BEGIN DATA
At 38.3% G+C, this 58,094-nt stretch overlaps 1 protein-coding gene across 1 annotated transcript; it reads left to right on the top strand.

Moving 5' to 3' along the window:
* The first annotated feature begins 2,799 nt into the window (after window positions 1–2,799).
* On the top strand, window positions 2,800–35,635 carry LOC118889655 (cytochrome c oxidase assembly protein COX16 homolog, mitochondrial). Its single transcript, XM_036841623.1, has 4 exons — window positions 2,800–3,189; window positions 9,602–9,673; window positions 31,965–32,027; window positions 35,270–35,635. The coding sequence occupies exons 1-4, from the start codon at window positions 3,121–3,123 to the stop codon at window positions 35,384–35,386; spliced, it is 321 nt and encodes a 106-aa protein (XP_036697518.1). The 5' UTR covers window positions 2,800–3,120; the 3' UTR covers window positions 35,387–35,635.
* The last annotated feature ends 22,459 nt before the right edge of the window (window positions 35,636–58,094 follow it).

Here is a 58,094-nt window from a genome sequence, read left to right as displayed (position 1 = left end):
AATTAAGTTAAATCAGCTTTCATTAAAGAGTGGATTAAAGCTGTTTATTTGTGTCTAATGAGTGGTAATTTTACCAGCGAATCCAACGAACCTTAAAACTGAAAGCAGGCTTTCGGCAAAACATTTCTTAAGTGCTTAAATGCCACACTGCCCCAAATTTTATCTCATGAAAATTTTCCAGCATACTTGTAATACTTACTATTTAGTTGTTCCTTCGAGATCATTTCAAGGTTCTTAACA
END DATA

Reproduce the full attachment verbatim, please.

At 38.3% G+C, this 58,094-nt stretch overlaps 1 protein-coding gene across 1 annotated transcript; it reads left to right on the top strand.

Moving 5' to 3' along the window:
* The first annotated feature begins 2,799 nt into the window (after window positions 1–2,799).
* On the top strand, window positions 2,800–35,635 carry LOC118889655 (cytochrome c oxidase assembly protein COX16 homolog, mitochondrial). Its single transcript, XM_036841623.1, has 4 exons — window positions 2,800–3,189; window positions 9,602–9,673; window positions 31,965–32,027; window positions 35,270–35,635. The coding sequence occupies exons 1-4, from the start codon at window positions 3,121–3,123 to the stop codon at window positions 35,384–35,386; spliced, it is 321 nt and encodes a 106-aa protein (XP_036697518.1). The 5' UTR covers window positions 2,800–3,120; the 3' UTR covers window positions 35,387–35,635.
* The last annotated feature ends 22,459 nt before the right edge of the window (window positions 35,636–58,094 follow it).

Here is a 58,094-nt window from a genome sequence, read left to right as displayed (position 1 = left end):
AATTAAGTTAAATCAGCTTTCATTAAAGAGTGGATTAAAGCTGTTTATTTGTGTCTAATGAGTGGTAATTTTACCAGCGAATCCAACGAACCTTAAAACTGAAAGCAGGCTTTCGGCAAAACATTTCTTAAGTGCTTAAATGCCACACTGCCCCAAATTTTATCTCATGAAAATTTTCCAGCATACTTGTAATACTTACTATTTAGTTGTTCCTTCGAGATCATTTCAAGGTTCTTAACA